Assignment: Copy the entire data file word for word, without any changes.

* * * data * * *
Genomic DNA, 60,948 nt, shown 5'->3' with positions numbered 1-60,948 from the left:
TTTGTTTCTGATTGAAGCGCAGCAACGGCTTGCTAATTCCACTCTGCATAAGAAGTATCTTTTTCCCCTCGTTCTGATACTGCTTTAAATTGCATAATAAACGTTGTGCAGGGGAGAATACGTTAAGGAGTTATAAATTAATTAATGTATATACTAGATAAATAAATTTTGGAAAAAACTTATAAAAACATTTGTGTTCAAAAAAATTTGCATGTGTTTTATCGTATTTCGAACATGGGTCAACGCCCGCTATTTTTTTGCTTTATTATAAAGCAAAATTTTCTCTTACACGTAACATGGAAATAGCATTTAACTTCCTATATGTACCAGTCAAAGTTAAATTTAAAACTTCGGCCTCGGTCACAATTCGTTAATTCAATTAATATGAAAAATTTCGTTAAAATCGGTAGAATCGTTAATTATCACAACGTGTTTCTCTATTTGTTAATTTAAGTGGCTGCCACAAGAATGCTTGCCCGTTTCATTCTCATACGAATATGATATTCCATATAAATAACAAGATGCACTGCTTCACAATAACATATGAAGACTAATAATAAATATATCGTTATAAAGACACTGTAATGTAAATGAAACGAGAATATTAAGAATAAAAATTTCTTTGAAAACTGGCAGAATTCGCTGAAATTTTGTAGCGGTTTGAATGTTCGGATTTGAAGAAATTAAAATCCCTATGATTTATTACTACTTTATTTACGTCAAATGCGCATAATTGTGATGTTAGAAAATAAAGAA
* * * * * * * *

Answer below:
Genomic DNA, 60,948 nt, shown 5'->3' with positions numbered 1-60,948 from the left:
TTTGTTTCTGATTGAAGCGCAGCAACGGCTTGCTAATTCCACTCTGCATAAGAAGTATCTTTTTCCCCTCGTTCTGATACTGCTTTAAATTGCATAATAAACGTTGTGCAGGGGAGAATACGTTAAGGAGTTATAAATTAATTAATGTATATACTAGATAAATAAATTTTGGAAAAAACTTATAAAAACATTTGTGTTCAAAAAAATTTGCATGTGTTTTATCGTATTTCGAACATGGGTCAACGCCCGCTATTTTTTTGCTTTATTATAAAGCAAAATTTTCTCTTACACGTAACATGGAAATAGCATTTAACTTCCTATATGTACCAGTCAAAGTTAAATTTAAAACTTCGGCCTCGGTCACAATTCGTTAATTCAATTAATATGAAAAATTTCGTTAAAATCGGTAGAATCGTTAATTATCACAACGTGTTTCTCTATTTGTTAATTTAAGTGGCTGCCACAAGAATGCTTGCCCGTTTCATTCTCATACGAATATGATATTCCATATAAATAACAAGATGCACTGCTTCACAATAACATATGAAGACTAATAATAAATATATCGTTATAAAGACACTGTAATGTAAATGAAACGAGAATATTAAGAATAAAAATTTCTTTGAAAACTGGCAGAATTCGCTGAAATTTTGTAGCGGTTTGAATGTTCGGATTTGAAGAAATTAAAATCCCTATGATTTATTACTACTTTATTTACGTCAAATGCGCATAATTGTGATGTTAGAAAATAAAGAA